Gold actually spiked higher on the Lehman bankruptcy – from 750 to 900.  In looking back, I'm not exactly sure there was a specific driver for the October sell-off in gold.  Certainly everything else was selling off at the same time, and it did appear that gold bottomed long before most other things.  My guess: a whole bunch of banks were in deep doo doo at the time, so they were all selling whatever they could to raise cash.

Here's a pretty good timeline for the 2008 crisis: http://lauder.wharton.upenn.edu/wp-content/uploads/2015/06/Chronology_Economic_Financial_Crisis.pdf

 

  • Mon, Feb 22, 2016 - 06:01am

    #12

    davefairtex

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    shia = Iran

http://www.pewforum.org/2009/10/07/mapping-the-global-muslim-population/

Iran is 95% Shia, Iraq 70%, and Yemen is 40%.

Saudi Arabia is 15%, Syria 20%, Turkey 15%.  Ultimately, the Shiites will not be able to govern Syria regardless of what Russia does, any more than the Sunnis could hold Iraq once Saddam fell.

I still don't see Syria as existential for Saudi Arabia.  That viewpoint sounds a little like the old "domino theory" reason for fighting in Vietnam.  The issue for SA is SA itself, and the price it gets for its oil.  The rest of the stuff is just a "would be nice" outcome.  If and when shale is destroyed, SA will be more than happy to bring oil prices back up again.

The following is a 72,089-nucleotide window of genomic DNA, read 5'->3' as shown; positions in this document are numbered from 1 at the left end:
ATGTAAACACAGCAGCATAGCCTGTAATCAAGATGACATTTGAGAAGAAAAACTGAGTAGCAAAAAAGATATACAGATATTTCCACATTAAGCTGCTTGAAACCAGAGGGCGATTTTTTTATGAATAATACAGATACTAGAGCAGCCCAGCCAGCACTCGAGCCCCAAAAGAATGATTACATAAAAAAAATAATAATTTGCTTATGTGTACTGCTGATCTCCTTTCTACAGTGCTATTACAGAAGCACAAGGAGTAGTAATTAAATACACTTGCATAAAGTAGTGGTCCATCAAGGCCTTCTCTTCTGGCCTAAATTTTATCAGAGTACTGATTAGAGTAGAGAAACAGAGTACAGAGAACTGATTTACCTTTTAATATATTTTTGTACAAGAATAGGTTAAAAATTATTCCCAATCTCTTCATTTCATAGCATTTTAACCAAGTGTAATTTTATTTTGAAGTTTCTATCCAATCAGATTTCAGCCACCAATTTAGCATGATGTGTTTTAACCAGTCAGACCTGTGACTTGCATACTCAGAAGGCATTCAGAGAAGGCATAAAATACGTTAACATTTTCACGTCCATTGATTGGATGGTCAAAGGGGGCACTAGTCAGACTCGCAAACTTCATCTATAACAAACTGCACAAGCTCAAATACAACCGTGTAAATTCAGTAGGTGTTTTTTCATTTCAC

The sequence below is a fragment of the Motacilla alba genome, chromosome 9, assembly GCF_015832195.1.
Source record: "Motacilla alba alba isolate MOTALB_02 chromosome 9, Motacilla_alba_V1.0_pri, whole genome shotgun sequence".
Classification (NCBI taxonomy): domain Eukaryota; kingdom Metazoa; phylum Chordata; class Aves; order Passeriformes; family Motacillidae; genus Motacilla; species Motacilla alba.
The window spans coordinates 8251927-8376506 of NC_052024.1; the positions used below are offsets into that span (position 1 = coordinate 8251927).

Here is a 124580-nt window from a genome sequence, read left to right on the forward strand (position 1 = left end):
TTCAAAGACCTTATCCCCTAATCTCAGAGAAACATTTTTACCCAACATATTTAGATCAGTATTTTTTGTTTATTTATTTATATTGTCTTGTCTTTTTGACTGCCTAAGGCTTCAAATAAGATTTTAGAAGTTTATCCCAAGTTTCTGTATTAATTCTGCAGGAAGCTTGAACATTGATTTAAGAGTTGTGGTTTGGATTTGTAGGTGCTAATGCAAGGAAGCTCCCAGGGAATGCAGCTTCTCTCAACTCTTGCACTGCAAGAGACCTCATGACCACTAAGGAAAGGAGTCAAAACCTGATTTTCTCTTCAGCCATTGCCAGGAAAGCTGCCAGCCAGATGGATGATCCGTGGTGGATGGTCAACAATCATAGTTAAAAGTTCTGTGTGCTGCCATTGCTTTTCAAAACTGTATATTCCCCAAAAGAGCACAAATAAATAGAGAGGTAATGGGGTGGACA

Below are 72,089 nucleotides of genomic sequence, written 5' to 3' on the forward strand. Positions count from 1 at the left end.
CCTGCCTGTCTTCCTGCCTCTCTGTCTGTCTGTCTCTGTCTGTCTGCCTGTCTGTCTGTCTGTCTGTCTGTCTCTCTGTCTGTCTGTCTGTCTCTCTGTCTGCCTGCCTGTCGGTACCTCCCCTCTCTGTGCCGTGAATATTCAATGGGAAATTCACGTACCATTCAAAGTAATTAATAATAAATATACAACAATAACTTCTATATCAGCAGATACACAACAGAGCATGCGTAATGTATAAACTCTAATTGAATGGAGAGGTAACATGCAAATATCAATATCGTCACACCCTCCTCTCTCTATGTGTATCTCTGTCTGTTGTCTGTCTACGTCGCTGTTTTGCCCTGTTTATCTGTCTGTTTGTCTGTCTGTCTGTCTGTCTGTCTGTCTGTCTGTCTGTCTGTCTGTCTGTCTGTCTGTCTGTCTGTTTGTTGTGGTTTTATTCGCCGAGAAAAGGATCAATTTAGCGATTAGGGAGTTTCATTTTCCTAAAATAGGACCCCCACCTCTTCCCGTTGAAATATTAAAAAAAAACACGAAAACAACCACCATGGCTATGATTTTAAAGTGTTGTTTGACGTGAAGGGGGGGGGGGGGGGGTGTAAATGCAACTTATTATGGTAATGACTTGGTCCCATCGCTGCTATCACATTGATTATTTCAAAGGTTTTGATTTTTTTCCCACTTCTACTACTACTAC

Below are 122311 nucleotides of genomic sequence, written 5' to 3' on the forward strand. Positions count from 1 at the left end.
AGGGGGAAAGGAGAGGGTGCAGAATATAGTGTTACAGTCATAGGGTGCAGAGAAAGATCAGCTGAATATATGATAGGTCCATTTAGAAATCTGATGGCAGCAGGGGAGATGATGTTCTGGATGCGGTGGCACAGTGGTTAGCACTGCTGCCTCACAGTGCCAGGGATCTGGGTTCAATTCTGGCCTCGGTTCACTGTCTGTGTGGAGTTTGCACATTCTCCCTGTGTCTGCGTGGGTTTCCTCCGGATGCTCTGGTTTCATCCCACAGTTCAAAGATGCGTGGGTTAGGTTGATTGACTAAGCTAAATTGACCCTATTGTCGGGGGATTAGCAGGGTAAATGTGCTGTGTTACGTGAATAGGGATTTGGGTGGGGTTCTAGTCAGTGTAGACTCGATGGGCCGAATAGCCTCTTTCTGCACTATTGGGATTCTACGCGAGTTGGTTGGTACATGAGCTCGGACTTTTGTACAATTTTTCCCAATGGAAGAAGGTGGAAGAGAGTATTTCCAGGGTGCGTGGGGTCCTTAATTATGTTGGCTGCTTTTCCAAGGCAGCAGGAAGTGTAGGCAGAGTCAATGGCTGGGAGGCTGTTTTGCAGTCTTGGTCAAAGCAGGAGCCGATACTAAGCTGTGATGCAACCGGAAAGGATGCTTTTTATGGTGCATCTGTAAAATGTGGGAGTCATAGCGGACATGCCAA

And a revolution in SA will not be a Shia revolution, not with only 15% of the population.  And I think US territorial guarantees for SA are still good, so Iran isn't really a threat to "carve off" the Shia population.  Plus the Pakistani nuclear weapons program that the Saudis paid for.  They're still good too.  Pakistan is Sunni, 85%.

Its all about oil, and its price.  And at some point, near term, it will bounce, unless we have some massive banking disaster in the meantime.  (And – would that be in the Saudi interest?)

It is possible that WW3 will start in the gulf with Russia and Turkey and SA and Iran all mixed up in there.  I think the more likely outcome is a bounce in oil, and an attempted rescue (somehow) of the DB and the Italian banks.

  • Mon, Feb 22, 2016 - 07:38am

    #14
    Peak Prosperity Admin

    Peak Prosperity Admin

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    Iran = shia

For SA. Syria, like Yemen,  is all about Iran,